Friday, November 12, 2004

Train Terror - An NBC4 Special Report

LOS ANGELES -- It could be as bad as Madrid. That's what experts fear might happen in our own back yard unless the Southland train system improves security right away, especially as experts say targets may be shifting to softer targets like trains. NBC4's investigation looked at one passenger train route and showed what insiders call dangerous gaps.

NBC4's Paul Moyer examined the second-busiest Amtrak route in this country, Los Angeles to San Diego. More than 2 million passengers each and every year travel the route. But Moyer wondered, how safe is it?

Experts are concerned about security issues on Southland trains. Do you think riding the rails is safe? (See graph below for survey.)

Moyer asked Amtrak's top official here in Los Angeles, Richard Phelps, "On a scale of one to 10, one being not safe at all... How safe are they?"

Phelps replied, "I'd say a seven."

Moyer asked, "Do you honestly think that if there is terrorist, or a group of terrorists, a week from now who want to get a bag with a bomb on one of these trains that you would stop them?"

Phelps replied, "There's a possibility we could stop them. There's a possibility we might not."

Bags are everywhere at Union Station, so are tunnels, trains, platforms and people. But to the experts, it's what's missing that means so much more.

Moyer: "You don't have metal detectors?"

Phelps: "No, we don't."

Moyer: "You don't have full bag searches of every bag that goes on the train, correct?"

Phelps: "That is correct."

There are no X-ray machines, but there is open access to platforms and tracks at stations like the one Moyer visited in Fullerton, Calif. Moyer said it all means one thing -- a soft target.

Phelps: "I will not disagree."

Moyer: "Soft targets?"

Phelps: "Yes."

A soft target -- like the busy train station in Madrid that was attacked on March 11. Surveillance video cameras were rolling when 10 bombs detonated, murdering more than 190 people and injuring at least 1,800.

At a local train station a voice announces over a loudspeaker, "Welcome aboard Amtrak... At this time we request there be no visitors." U.S. Sen. Barbara Boxer commented, "You hear them? That's their attempted security."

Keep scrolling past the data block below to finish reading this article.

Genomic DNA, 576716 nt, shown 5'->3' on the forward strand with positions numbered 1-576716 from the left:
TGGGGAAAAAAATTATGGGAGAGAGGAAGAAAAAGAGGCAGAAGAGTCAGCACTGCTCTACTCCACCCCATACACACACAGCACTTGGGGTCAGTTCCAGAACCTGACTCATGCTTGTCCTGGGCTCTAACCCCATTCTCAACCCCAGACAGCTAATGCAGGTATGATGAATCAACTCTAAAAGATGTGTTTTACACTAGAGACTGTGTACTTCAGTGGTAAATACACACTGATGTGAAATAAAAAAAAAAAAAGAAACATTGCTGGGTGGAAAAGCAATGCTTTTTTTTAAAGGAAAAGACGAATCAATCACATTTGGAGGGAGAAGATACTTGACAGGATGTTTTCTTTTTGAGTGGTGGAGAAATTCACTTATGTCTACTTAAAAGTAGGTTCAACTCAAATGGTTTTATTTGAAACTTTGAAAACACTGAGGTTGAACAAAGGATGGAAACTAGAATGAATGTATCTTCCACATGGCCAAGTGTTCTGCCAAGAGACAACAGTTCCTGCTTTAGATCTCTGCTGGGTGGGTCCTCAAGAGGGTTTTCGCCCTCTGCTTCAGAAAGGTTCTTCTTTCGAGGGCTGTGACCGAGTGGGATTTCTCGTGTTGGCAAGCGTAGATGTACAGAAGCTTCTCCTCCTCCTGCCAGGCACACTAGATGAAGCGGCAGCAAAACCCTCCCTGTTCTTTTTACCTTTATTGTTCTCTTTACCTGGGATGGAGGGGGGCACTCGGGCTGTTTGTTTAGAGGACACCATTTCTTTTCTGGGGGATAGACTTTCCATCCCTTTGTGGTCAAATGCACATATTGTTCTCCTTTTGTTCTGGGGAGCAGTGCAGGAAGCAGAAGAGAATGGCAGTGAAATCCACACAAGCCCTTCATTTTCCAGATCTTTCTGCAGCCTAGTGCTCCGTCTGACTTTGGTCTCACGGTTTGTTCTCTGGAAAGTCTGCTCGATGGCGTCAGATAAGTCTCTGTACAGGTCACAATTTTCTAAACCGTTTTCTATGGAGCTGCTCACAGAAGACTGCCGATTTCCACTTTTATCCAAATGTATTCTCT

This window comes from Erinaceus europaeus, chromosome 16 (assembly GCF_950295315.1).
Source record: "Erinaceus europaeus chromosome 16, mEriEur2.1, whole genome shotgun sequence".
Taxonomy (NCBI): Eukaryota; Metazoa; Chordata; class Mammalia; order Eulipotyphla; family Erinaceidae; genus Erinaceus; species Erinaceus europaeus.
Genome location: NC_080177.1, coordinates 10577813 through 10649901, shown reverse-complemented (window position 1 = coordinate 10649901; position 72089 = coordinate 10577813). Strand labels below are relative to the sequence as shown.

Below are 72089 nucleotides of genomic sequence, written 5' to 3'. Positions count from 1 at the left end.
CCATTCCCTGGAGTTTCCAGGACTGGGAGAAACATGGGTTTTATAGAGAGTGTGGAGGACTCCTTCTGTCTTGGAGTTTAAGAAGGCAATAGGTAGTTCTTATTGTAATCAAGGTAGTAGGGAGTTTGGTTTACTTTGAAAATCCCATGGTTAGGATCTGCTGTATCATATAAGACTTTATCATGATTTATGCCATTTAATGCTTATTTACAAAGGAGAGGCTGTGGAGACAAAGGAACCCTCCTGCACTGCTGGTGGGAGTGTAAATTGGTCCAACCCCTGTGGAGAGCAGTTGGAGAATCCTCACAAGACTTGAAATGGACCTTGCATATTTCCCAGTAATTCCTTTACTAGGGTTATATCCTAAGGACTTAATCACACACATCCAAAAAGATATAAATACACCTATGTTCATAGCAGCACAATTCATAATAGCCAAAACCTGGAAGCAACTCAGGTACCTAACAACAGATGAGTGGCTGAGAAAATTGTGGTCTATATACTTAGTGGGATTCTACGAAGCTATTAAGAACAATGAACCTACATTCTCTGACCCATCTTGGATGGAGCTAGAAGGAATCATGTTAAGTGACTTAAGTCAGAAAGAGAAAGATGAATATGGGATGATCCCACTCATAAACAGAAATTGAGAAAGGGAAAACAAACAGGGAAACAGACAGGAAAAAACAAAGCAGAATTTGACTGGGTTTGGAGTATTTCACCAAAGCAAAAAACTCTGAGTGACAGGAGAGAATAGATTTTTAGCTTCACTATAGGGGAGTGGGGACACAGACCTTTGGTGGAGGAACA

Boxer said so far, only the Senate has acted on rail security. The holdup, she said, is still getting two bills past the House and on to the president's desk to sign.

Boxer said, "If you read any of the al-Queda materials, and they've been declassified... we've been warned and we have to act."

Phelps told NBC4, "Ideally, yes, we'd like to do more, but we're constrained by our resources."

In fact, as far back as October 2002, the FBI issued a nationwide bulletin that al-Qaida might be planning a terror attack on passenger trains, bridges, or tracks to cause derailments, all using operatives that were Western in appearance.

Phelps said, "Well, that was true back in 2002. But, we haven't received any credible threats from the Department of Homeland Security, (or) the FBI, you know, in 2003 and 2004."

Forty percent of the goods in this country come out of the Long Beach Port. And a lot of it is hazmat materials.

Boxer said, "If something happens to our rail systems, we're not only talking about personal tragedy, we're talking about economic crisis."

Moyer asked, "Was any action taken at all after that 2002 warning?"

Phelps replied, "Yes. We beefed up our Amtrak police presence in stations. We added canine patrols. We added much more security training."

Amtrak says all checked bags are now subject to random searches by bomb-sniffing dogs. And what about those carry-on bags?

Phelps said, "We do do random bag searches -- not on the Surf Liner, but on the long-distance trains."

Moyer talked with some individuals who had taken long-distance train rides and asked them if their bags had been checked. The answer was no.

Moyer: "Was your bag ever checked?"

Walker Lukens, a passenger: "Nope."

Moyer: "Nobody ever looked in your bags?"

Connie Roth, a passenger: "No."

Lukens added, "There is no security on the trains at all."

None of the passengers who stopped to talk to Moyer said they were searched.

Phelps said, "We pay a lot of attention to backpacks and who's wearing them."

Moyer: "Anybody check these bags at all?"

Paul White, Nick Harne: "Nope."

Moyer: "Anybody ever search that bag?"

Charles Marrero: "Nope."

Phelps: "There are plain-clothed security people who ride the trains."

Lukens: "I definitely thought it was very unsafe."

Phelps: "Our employees are trained to look for suspicious activity and unattended packages."

NBC4 sent our undercover cameras on two separate trips from LA to San Diego. They found other unattended backage and put their bag down next to it. Nothing happened. No visible security guards. No dogs. No questions asked.

Boxer said, "What you're finding is that there's really no system in place."

NBC4 also showed their undercover video to an Amtrak official. Even though Amtrak says to buy a fare you must produce identification, we told him that we were even allowed to ride home for free.

Moyer: "They came from San Diego to here for free."

Phelps: "Well, there's no excuse for that. That's a failure on our part if that happened."

Boxer: "We saw what happened in Madrid. If that happens here, I will tell you, I don't know how people will sleep at night."

Experts tell us that security at train stations will probably never match the airports. These are two different animals. Trains have open access to tracks and platforms, passengers pour through gates, and expect fast, cheaper travel. Any changes like using new technology boils down to funding. Some Amtrak officials claim that it will take years and billions of dollars before things gets safer. As of Nov. 1, Amtrak now says it strictly enforces the two-bag carry-on, three-bag checked baggage limit.

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